NDT methods may be a preferable option, but none of the available assessment technologies can work in all conditions. Each has unique capabilities and advantages when compared to other condition assessment methods. Therefore, selecting technology for assessing watermains becomes an optimal process that relies on a set of criteria that each pipe owner can develop to assess their AC pipe inventory.

As for the AC pipe scanner (ACPS) and ePulse inspection tools, the main difference is that the ACPS tool is an invasive inspection tool that requires the pipe to be out of service. The ePulse is an external correlator concept that inspects the pipe while it is still in service. Both tools measure undegraded thickness. However, the ePulse measures minimum average between two sensors, and the ACPS scans thickness along the entire pipe segment, in addition to detecting voids.

AC pipe condition grading

Based on the physical condition of assets, decision makers can properly manage their assets and select suitable intervention actions that aim at maintaining, rehabilitating or replacing them. The condition grading system is a valuable method used by asset management specialists to assign a numerical number from 1 to 5, based on a predefined program rating system.

While the standard practice of condition grading for the gravity pipelines industry is based on the National Association of Sewer Services Companies (NASSCO) methodology, the pressurized pipeline grading system does not have a similar standardized approach.

Rajani and Makar (2000) developed a methodology to estimate the remaining service life of grey cast iron mains. It considered the residual resistance capacity of grey cast iron pipelines, anticipated corrosion rates, and the measurement of corrosion pits to predict the remaining factor of safety (FoS). Despite this significant contribution, the present research is dedicated to evaluating grey cast iron only.

The methodology to use residual FoS was presented as a method that can be used by decision makers to describe pressurized pipe conditions using a numerical number (residual FoS). When calculating the residual FoS of AC watermain pipelines, imposed loads as per the ANSI/AWWA C401, along with the measured wall thickness information obtained via NDT assessment methods, must be considered.

The analysis is presented via a nondimensional condition grading curve generated for AC watermains that uses a condition rating system from 1 to 5, based on the residual FoS methodology. Since the rating is based on the residual FoS, each score from 1 to 5 is associated with a recommended intervention action based on the Guidance Manual for Managing Long Term Performance of AC Pipe (2013).

Chart
Nondimensional condition grading curve for asbestos cement pipes, based on the combined load theory adapted by ANSI/AWWA C401.

Case study

One study used an acoustic based inspection tool to measure the average remaining wall thickness of 150 mm AC pipe segment, class 150, located at the municipality of Thames Centre, Ontario, and constructed in 1974.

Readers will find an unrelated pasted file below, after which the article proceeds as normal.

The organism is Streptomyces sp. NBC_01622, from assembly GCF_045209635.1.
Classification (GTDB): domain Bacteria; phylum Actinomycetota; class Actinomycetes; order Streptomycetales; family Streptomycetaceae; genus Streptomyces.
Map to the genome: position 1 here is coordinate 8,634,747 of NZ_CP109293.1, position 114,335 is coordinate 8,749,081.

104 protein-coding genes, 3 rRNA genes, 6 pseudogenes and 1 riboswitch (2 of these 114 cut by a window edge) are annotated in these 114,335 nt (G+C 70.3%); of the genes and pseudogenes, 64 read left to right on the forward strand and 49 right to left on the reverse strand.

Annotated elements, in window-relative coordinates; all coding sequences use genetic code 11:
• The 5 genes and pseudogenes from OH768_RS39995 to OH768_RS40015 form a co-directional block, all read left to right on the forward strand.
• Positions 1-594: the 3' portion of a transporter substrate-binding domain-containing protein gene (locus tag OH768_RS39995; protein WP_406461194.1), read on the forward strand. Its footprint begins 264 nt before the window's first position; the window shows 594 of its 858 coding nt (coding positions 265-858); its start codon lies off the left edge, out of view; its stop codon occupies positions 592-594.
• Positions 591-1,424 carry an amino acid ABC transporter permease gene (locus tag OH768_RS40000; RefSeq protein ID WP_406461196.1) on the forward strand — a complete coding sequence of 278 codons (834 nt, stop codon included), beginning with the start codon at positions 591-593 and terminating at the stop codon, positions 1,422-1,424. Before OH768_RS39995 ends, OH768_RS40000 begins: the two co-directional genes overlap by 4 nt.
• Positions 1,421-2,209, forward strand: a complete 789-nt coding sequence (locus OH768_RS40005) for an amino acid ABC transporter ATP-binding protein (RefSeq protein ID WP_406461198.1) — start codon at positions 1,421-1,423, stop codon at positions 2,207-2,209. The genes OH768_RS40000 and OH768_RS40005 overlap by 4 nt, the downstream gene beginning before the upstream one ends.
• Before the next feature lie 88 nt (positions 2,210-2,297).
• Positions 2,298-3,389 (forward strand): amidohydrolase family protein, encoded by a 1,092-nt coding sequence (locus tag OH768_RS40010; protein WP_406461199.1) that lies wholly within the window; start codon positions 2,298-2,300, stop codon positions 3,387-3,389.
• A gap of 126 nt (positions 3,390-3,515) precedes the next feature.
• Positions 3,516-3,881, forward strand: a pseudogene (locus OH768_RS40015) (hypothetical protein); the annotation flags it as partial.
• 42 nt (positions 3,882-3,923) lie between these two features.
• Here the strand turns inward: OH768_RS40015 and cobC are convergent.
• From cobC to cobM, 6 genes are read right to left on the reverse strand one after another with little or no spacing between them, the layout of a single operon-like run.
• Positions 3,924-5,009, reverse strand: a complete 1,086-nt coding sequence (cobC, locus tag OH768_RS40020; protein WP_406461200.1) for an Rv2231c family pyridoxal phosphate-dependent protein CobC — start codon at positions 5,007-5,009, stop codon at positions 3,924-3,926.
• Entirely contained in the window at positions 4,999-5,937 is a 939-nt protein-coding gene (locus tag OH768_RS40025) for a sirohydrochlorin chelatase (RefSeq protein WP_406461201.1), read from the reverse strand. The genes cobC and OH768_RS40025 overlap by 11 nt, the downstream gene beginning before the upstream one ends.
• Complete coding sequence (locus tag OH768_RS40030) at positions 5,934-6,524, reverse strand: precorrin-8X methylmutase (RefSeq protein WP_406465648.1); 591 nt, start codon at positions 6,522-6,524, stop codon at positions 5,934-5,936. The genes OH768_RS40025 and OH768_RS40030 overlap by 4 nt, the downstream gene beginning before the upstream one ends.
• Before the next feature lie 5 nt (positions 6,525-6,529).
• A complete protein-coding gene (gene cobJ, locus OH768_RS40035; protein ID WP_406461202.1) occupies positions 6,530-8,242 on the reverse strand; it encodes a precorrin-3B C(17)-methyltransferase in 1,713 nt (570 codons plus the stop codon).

The inspection tool provided a calculated average remaining wall thickness of 11.5 mm along the pipe segment, which is a 32% change in wall thickness from the original pipe thickness (16.8 mm). The maximum measured working pressure was approximately 60 psi.

The calculated vertical load, combined soil and surface load assuming trench condition with a narrow trench with a width length of 2D when D is the pipe diameter, 1.5 m earth soil cover depth and 19 KN/m3 soil density is approximately 1050 N/m. Residual tensile strength based on the Hu et al. model for a 44-year-old pipe is 17.9 Mpa. The internal pressure and external load for failure is 2.7 Mpa and 0.024 Mpa respectively, assuming a bedding factor equal to 1.5 for non-gravel beds and other soil surrounds.

The calculated residual FoS due to internal load is 0.16, and 0.26 due to external load.

Conclusions

Based on the nondimensional condition grading curve, the pipe condition grade is 2, which is associated with an intervention action of non-structural rehabilitation methodology based on the Guidance Manual for Managing Long Term Performance of AC Pipe (2013). Although the acoustic inspection of the AC pipe showed 32% degradation, the analysis of pipe physical condition and imposed loads showed an acceptable condition (grade 2).

Relying only on thickness measurement may mean condemning pipe prematurely when it still has substantial strength that will allow additional service life. As long as there are no additional and/or new loads imposed on the pipe, periodic inspections using NDT assessment technology can be determined via estimating the time for the pipe stress status to reach condition grade 3 via linear deterioration estimation.

Rabia Mady is with CIMA+. This article appears in ES&E Magazine’s February 2020 issue.

Acknowledgment

The author would like to thank the Municipality of Thames Centre and especially Carlos Reyes, CISEC, P.Eng., director of environmental service at the Municipality of Thames Centre for providing the inspection results.